Australian hourly wage growth remains stuck in the mud, rising by a paltry 0.5% in the September quarter.
Part of the reason wages continue to wallow at near record lows, even with recent strength in employment growth, is because there’s still an abundance of underutilised workers — those either unemployed or employed but who would like to work more hours — in the Australian labour market.
While demand is clearly strengthening, there’s still an abundance of supply, keeping wage growth incredibly muted.
In order to help boost wage pressures, this supply, also known as labour market slack, needs to be absorbed through continued declines in the number of underutilised workers.
On that front, things are looking good.
According to data from jobs website Seek, job advertisements placed on its platform surged by 16.1% in the 12 months to October, the fastest pace seen this year.
“Fuelling this advertising uplift was positive growth across 28 of the 29 industries,” said Michael Ilczynski, Managing Director for Seek Australia and New Zealand.
“Our October data has revealed that hirers are keen to secure new employees ahead of the busy festive season and New Year.”
This chart from Seek, showing annual job advertisement growth by industry, certainly helps to build confidence that strong growth in hiring will continue in the months ahead, an outcome that bodes well for helping to reduce labour market slack.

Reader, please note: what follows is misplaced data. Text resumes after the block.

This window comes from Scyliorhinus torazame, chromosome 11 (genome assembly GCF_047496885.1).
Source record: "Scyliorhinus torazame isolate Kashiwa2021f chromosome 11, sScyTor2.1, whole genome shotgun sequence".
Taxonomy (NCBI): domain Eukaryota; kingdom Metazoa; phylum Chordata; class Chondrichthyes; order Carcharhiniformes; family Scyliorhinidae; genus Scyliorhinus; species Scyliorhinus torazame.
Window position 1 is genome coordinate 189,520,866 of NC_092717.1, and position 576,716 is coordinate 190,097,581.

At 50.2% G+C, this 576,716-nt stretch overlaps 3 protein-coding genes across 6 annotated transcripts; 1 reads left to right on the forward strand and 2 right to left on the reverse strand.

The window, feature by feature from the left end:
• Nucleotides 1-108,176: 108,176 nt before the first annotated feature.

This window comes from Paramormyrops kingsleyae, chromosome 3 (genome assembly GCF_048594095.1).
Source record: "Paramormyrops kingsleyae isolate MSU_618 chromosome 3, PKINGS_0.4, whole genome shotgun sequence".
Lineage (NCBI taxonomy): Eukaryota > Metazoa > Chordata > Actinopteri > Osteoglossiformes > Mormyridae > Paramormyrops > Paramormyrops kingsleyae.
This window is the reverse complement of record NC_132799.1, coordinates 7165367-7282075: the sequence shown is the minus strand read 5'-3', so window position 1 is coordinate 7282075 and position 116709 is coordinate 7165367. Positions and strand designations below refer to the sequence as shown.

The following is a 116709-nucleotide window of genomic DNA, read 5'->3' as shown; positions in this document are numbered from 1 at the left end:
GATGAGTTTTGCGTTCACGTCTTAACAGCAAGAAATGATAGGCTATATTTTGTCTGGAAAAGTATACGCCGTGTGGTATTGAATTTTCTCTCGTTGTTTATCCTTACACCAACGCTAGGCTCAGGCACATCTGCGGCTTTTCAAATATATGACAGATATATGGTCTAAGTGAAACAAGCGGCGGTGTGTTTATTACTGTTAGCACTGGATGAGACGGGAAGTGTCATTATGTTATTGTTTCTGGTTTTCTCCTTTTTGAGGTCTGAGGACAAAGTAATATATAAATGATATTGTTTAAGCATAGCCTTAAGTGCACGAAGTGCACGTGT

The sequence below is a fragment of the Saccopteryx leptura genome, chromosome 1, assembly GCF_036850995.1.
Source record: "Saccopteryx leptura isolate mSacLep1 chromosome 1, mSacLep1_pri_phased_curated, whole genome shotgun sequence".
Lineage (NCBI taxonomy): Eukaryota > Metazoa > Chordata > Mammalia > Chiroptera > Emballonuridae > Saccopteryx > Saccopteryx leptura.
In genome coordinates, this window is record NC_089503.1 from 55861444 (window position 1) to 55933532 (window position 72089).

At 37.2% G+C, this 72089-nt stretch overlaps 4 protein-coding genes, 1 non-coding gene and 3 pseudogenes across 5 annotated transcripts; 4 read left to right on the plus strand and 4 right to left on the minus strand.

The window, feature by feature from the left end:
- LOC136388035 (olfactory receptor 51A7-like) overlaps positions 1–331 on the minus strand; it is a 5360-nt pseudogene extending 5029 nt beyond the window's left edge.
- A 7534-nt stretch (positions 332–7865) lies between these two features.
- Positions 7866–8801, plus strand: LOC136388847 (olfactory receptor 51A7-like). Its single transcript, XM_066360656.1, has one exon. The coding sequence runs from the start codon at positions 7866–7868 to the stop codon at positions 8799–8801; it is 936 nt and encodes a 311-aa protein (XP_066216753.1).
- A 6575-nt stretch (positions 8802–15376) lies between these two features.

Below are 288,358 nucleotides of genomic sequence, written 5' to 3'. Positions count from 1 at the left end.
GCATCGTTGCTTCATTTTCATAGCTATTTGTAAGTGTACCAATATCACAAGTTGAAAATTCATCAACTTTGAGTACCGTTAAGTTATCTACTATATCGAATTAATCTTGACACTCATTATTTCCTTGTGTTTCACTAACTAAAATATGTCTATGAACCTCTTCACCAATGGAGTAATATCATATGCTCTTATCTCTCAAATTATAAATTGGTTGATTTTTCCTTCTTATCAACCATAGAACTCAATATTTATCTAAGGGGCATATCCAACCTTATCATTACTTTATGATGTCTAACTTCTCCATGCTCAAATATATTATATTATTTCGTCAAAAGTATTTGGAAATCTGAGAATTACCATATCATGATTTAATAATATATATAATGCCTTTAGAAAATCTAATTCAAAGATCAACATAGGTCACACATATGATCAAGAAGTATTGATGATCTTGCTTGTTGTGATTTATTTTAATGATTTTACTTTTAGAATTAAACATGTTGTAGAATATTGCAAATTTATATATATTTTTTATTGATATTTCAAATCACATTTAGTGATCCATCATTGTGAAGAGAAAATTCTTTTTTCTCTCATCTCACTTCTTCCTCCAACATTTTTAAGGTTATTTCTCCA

Like the headline national increase, Seek said advertisements lifted in all Australian states and territories, led by South Australia.
“While off a lower base, South Australia recoded the largest annual growth of all states and territories, up 24.5% year-on-year,” Ilczynski said.
Like South Australia, there were also strong increases seen in Australia’s mining states and territories, Western Australia and the Northern Territory.
“The Western Australian labour market is still recovering but recorded an impressive 19.2% year-on-year growth this October, with trades, services and mining, resources and energy offering the most job opportunities across the state,” Ilczynski said.
Ads in the Northern Territory grew even faster, logging an increase of 21.2% from a year earlier.
Elsewhere, advertisements in Queensland, Victoria, Tasmania, the ACT and New South Wales grew by 18.9%, 18%, 14.9%, 12.7% and 12.4% respectively.
So while growth in advertisements is booming in locations where economic conditions are recovering, even states that recorded strong gains in employment this year, demand for workers remains strong.
That’s a good sign for employment growth, both ahead of today’s Australian jobs report for October and over the short-to-medium term.
If hiring of the magnitude seen recently continues, it will only help to soak up labour market slack, and, hopefully, help to build a bit of wage pressures for workers.
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